[PYMNTS] Skava and the Power of Consumer Intent

[PYMNTS.com] That retail is changing rapidly — and that many of its oldest and most established players are struggling to keep pace — is not much of a surprise these days.

“Everyone knows retailers are in trouble — at this point, the whole market knows it. And retailers also know they have a problem,” said Arish Ali, CEO of Skava.

Retailers, he said, have some clarity about where the solutions might lie. Brick-and-mortar sales — still the lion’s share of revenue for the majority of retailers — are declining and stores are being closed, which further exacerbates the problem. On the other hand, digital commerce in its many omnichannel forms is soaring, but oftentimes not enough to compensate. Those who do well have found ways to successfully fold in the in-store experience into the greater omnichannel journey.

“So there is growth, and there are a variety of platforms powering that growth directly or indirectly. The retailers who play their cards right really can capture that opportunity,” Ali said.

That is the good news — there’s the potential to turn a negative trend into a positive one. But that potential is not all that easy to tap into, particularly for the largest and most established players in the market.

“If you look at the state of [the retail] industry for the last 10-15 years, with one big exception, the dominant players are all running on old — very old — legacy systems,” he explained.

But, as Arish Ali said, that doesn’t necessarily align with a marketplace that’s becoming more sophisticated, in which consumers are increasingly expecting to see customized and personalized experiences. Those old stacks are like lead weights holding retailers back from what is possible.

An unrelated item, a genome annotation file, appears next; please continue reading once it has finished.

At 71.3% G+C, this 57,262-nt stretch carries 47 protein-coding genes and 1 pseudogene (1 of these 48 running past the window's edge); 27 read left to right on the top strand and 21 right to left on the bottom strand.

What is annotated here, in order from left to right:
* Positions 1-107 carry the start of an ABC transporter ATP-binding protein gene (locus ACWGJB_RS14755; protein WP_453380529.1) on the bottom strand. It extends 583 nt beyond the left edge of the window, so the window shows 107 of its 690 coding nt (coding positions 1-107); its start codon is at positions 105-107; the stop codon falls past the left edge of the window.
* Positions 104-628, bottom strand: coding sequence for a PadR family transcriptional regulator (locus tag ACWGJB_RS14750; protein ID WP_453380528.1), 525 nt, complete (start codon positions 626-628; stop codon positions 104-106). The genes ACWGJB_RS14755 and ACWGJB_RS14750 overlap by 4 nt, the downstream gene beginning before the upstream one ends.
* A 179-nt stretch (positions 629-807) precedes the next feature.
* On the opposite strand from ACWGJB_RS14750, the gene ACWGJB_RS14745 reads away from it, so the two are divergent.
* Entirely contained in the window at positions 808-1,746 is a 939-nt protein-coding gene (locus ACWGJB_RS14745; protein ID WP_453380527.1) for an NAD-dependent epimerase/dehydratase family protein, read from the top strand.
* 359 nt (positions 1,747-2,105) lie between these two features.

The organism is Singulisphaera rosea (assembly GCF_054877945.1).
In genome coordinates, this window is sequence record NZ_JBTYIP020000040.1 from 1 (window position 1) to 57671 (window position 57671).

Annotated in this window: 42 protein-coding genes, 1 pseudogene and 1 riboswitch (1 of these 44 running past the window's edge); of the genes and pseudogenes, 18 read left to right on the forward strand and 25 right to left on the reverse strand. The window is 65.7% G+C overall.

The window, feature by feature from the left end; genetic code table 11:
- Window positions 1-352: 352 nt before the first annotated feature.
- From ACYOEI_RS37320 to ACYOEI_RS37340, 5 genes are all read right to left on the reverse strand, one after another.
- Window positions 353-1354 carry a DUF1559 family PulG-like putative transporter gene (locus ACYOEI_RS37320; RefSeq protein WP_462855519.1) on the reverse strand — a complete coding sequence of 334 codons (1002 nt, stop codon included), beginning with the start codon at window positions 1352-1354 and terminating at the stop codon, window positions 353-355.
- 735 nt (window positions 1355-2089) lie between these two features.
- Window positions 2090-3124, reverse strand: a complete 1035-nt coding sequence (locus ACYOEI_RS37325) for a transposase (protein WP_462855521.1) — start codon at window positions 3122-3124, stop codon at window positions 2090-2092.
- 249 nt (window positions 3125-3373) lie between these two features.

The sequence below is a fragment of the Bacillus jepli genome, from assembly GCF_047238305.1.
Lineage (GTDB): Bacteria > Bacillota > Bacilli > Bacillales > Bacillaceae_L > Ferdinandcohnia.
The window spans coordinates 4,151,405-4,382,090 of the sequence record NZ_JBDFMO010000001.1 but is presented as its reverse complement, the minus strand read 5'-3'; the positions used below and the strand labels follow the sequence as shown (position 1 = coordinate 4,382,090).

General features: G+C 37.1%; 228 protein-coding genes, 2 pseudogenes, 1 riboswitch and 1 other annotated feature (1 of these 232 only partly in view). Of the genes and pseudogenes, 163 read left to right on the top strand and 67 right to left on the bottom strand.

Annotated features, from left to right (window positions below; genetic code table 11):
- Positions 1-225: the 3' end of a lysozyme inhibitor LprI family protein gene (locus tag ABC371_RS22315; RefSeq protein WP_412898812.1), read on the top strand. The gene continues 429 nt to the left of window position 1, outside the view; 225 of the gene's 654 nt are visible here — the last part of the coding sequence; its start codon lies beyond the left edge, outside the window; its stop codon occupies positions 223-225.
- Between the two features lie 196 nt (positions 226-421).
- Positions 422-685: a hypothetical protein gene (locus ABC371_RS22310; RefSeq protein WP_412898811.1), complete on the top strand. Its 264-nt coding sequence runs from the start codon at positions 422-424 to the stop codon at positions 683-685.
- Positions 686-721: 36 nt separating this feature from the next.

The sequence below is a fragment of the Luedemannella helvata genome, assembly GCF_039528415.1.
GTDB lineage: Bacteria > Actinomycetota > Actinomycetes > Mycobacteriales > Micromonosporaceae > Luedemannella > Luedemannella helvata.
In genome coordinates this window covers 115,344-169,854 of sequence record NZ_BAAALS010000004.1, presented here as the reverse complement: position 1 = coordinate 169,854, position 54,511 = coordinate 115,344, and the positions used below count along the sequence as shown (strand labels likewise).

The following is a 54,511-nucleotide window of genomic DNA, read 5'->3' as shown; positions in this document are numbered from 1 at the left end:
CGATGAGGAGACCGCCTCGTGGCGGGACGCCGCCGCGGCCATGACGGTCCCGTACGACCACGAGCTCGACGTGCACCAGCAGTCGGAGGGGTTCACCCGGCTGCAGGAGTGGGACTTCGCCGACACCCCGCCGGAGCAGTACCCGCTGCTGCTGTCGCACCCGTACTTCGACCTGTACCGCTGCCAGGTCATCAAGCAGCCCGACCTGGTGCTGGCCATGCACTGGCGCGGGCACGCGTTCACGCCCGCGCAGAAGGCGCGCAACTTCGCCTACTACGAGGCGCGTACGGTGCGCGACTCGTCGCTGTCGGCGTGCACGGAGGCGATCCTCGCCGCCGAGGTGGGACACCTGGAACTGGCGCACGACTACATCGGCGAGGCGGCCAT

“Older tech can’t deliver digital experiences,” Ali said. “And it’s amazing that this many years into the rise of eCommerce and now mobile commerce — the templates are the same. There’s a big disconnect.”

But, Ali noted, it doesn’t have to be that way if merchants step back and ask — and then answer — two main questions when trying to build and tailor their digital commerce experience.

What Is Being Sold? And Who Is It Being Sold To?

Those may seem like obvious questions to ask, Ali said, but that doesn’t mean retailers always know the answer.

And he used a brief anecdote about a partner firm who designed the mobile app as a direct copy of their website, assuming that what worked well on the web would work just as well in an app.

If only.

The problem, Ali explained, is that when evaluating their customer base, the customers who bought on mobile were very different from those who bought via the web, which meant what they bought was quite different as well.

“So we started helping them build a better mobile customer journey. At the end of the day, if a retailer isn’t delivering the right mobile experience, they’re losing money.”

That’s where bricks-and-mortar, Ali said, have something of an advantage. The customer’s physical presence gives a sales associate a lot of information to work with to build a customized experience for each shopper.

Digital merchants don’t have that physical touchpoint with a consumer, but data are a good proxy, if the right data is delivered at the right time.

“The point is to use data resources to try to understand the consumer — and all aspects of her experience, including external factors like the weather, to upsell and cross sell in a more contextually relevant way.”